Video Codecs And Royalties Set For Fragmentation

The era of dominance by video codecs from the MPEG stable is ending as rivals, especially the Alliance for Open Media (AOMedia) comprising big internet technology companies such as Google, jostle for position.

At the same time, royalties payments even within the MPEG camp have split into two groups, with levels set to rise substantially. These are conclusions of a recently published report.

The AVC/H.264 codec first introduced in 2003 still dominates video distribution today and is only gradually being replaced, with its decline only set to accelerate substantially from 2026, according to the report. But AVC’s designated successor, HEVC/H.265, will never attain the same dominance as multiple new codecs jostle for position and market share. Meanwhile VVC (Versatile Video Coding), the direct successor to HEVC, will start being deployed in smartphones in 2023, followed by TVs and set top boxes in 2024, but again will never reach a dominant position.

The main alternative will be AOMedia’s AV1 as that becomes a viable OTT option after overcoming teething problems with licensing rather than technology. Sisvel will establish itself as the lone patent pool for the codec, according to the report. AV1 will then gain significant traction through Google’s mandate for the codec inside Android TV. AV2, the sequel to AV1, will then arrive in 2027 and exploit the latter’s then-established market position to achieve quicker uptake than its predecessor.

On the other side of time, VP9, the predecessor to AV1, will maintain its position before slow decline sets in.

Apart from stronger competition than in the past, AVC, or at least its successor VVC, will be held back by failure to resolve fully the fragmented royalties situation there. The Media Coding Industry Forum (MC-IF) is charged with promoting development and adoption of MPEG standards, including simplification of royalty payments, but had to admit partial defeat in the case of VVC. The point was that any maker of a system using that technology must license the underlying patents from at least two organizations. MC-IF had attempted to unite all rights holders, including Germany’s Fraunhofer HHI along with Apple, Ericsson, Intel, Huawei, Microsoft, Qualcomm and Sony. But this failed over various commercial details and so MPEG LA and Access Advance launched separate patent pool license schemes that companies have to use, as Jud Cary, President of MC-IF, admitted in January 2021, attempting to put the best light on it.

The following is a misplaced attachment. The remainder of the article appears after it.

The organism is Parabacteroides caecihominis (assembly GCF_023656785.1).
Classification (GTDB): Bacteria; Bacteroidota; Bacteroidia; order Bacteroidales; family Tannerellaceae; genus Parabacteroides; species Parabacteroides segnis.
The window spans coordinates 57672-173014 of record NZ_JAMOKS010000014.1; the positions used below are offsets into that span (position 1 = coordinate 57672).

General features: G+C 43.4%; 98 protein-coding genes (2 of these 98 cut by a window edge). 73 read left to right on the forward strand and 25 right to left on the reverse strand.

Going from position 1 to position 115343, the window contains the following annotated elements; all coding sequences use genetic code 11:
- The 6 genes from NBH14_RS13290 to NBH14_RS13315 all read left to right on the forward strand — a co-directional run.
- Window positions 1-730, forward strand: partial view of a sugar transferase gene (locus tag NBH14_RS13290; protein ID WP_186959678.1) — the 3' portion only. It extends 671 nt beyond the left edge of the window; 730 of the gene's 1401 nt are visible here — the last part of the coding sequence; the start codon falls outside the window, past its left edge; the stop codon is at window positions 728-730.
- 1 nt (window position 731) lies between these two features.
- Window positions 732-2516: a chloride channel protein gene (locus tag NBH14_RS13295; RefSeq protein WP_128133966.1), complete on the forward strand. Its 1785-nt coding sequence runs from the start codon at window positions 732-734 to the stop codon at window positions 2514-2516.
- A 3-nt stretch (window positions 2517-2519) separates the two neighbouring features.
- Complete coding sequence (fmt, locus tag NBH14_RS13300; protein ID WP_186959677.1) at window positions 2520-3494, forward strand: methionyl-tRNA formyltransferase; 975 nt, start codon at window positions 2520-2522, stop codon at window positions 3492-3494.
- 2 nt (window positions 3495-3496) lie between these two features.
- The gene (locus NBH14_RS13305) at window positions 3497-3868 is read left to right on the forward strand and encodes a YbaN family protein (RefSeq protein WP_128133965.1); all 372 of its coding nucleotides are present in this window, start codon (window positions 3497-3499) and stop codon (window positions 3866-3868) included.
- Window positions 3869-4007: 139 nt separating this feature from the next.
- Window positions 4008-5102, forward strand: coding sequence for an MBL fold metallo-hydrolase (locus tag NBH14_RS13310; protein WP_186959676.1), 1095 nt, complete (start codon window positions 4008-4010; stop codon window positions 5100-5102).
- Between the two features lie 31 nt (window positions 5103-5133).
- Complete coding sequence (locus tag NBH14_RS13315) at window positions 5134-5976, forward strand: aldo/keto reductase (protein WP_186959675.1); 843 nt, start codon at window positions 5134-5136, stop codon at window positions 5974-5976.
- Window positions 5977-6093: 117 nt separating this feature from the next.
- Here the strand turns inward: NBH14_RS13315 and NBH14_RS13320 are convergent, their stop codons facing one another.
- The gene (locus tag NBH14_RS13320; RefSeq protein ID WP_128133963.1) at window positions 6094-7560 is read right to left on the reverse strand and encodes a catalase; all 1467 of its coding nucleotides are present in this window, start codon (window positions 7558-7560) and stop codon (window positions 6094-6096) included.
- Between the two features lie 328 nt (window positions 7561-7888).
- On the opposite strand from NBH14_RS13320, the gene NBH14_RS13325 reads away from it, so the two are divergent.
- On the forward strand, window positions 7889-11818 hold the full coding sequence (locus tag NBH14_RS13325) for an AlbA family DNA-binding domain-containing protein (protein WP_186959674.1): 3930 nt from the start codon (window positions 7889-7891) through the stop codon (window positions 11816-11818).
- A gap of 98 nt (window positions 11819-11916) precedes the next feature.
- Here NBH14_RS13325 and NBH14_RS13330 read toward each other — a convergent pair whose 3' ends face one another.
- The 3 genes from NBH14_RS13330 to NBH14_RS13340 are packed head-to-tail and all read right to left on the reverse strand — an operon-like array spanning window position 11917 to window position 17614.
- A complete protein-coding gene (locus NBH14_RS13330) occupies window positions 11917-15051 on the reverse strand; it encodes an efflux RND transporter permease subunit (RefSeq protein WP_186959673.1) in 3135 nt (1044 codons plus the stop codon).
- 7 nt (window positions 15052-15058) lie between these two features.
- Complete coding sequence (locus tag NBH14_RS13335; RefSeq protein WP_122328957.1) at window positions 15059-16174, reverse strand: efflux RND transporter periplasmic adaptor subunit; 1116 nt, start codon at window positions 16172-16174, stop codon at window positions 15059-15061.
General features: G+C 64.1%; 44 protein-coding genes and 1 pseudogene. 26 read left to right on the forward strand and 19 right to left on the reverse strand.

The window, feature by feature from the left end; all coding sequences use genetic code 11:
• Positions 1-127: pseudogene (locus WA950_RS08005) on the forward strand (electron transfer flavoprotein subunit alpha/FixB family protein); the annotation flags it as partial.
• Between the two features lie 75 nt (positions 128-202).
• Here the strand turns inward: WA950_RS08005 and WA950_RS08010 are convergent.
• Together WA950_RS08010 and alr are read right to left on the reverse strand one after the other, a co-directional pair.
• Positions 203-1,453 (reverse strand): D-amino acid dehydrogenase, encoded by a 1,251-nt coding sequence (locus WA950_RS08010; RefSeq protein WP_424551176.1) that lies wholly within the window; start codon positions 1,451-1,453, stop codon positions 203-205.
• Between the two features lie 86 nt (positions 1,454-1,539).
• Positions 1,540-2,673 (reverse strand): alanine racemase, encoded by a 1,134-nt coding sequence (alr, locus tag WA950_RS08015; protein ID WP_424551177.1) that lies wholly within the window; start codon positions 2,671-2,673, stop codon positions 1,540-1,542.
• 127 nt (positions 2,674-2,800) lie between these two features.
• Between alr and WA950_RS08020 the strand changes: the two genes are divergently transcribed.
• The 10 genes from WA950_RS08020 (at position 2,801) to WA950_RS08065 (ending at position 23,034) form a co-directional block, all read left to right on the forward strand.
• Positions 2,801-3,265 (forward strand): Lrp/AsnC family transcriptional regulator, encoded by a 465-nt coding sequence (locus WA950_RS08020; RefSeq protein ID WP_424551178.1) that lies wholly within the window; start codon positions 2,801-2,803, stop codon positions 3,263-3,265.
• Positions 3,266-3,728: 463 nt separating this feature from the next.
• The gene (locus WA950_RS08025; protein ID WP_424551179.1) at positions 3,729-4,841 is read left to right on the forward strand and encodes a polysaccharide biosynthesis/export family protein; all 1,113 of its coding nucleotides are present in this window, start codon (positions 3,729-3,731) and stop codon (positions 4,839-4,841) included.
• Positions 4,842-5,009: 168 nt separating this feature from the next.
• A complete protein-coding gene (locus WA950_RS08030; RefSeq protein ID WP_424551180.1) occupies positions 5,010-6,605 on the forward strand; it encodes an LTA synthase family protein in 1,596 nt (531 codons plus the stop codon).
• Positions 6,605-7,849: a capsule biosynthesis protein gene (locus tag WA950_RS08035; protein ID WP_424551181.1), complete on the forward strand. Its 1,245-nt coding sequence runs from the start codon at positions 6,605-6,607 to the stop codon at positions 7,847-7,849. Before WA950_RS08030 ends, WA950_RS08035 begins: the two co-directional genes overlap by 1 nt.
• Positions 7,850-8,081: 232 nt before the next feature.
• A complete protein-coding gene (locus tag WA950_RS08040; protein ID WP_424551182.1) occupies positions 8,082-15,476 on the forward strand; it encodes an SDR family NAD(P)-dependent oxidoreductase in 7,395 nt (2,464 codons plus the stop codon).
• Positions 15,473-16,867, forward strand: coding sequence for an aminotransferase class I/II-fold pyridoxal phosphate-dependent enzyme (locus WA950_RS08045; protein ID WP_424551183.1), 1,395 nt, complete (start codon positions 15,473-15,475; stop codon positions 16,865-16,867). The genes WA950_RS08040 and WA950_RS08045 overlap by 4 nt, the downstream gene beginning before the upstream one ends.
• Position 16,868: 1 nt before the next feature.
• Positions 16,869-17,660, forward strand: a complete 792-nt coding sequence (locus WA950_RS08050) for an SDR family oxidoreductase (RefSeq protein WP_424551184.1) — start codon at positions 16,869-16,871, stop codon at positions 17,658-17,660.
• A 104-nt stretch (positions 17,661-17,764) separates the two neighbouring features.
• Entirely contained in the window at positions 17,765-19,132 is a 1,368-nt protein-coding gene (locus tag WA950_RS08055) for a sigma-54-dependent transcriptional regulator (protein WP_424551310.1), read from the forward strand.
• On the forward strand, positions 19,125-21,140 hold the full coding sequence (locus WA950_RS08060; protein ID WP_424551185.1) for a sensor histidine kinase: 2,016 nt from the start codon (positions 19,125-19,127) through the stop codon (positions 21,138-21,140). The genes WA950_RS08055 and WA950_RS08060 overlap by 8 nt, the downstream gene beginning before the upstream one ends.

“Pooling as a mechanism for patent licensing will make it easier for implementers to bring to market early their devices and services based on VVC,” said Cary. “Although it was an MC-IF objective, consensus around a single administrator was elusive. If the result is two pools, this is better than the prospect of an implementer seeking out a license from each of the 49 holders of VVC-essential patents,” Cary added.

The aim is for VVC to achieve the same level of perceptual quality as previous video codecs at a 50 percent higher coding efficiency, which would be a similar level of improvement as that yielded by previous codec generations. There is demand now for more rapid and substantial improvements per generation, given the huge increase in data generated by 4K and then 8K Ultra High Definition (UHD), as well as High Dynamic Range (HDR), and virtual 360° video. At the same time streaming imposes constraints over the amount of data each video frame can generate without causing too much congestion or loss of availability.

The report identifies another problem in the escalating cost of codec royalties in the streaming era. The Total Addressable Market (TAM) for video device royalties will grow 146% to $8.42 billion in the decade following 2020, according to the report.

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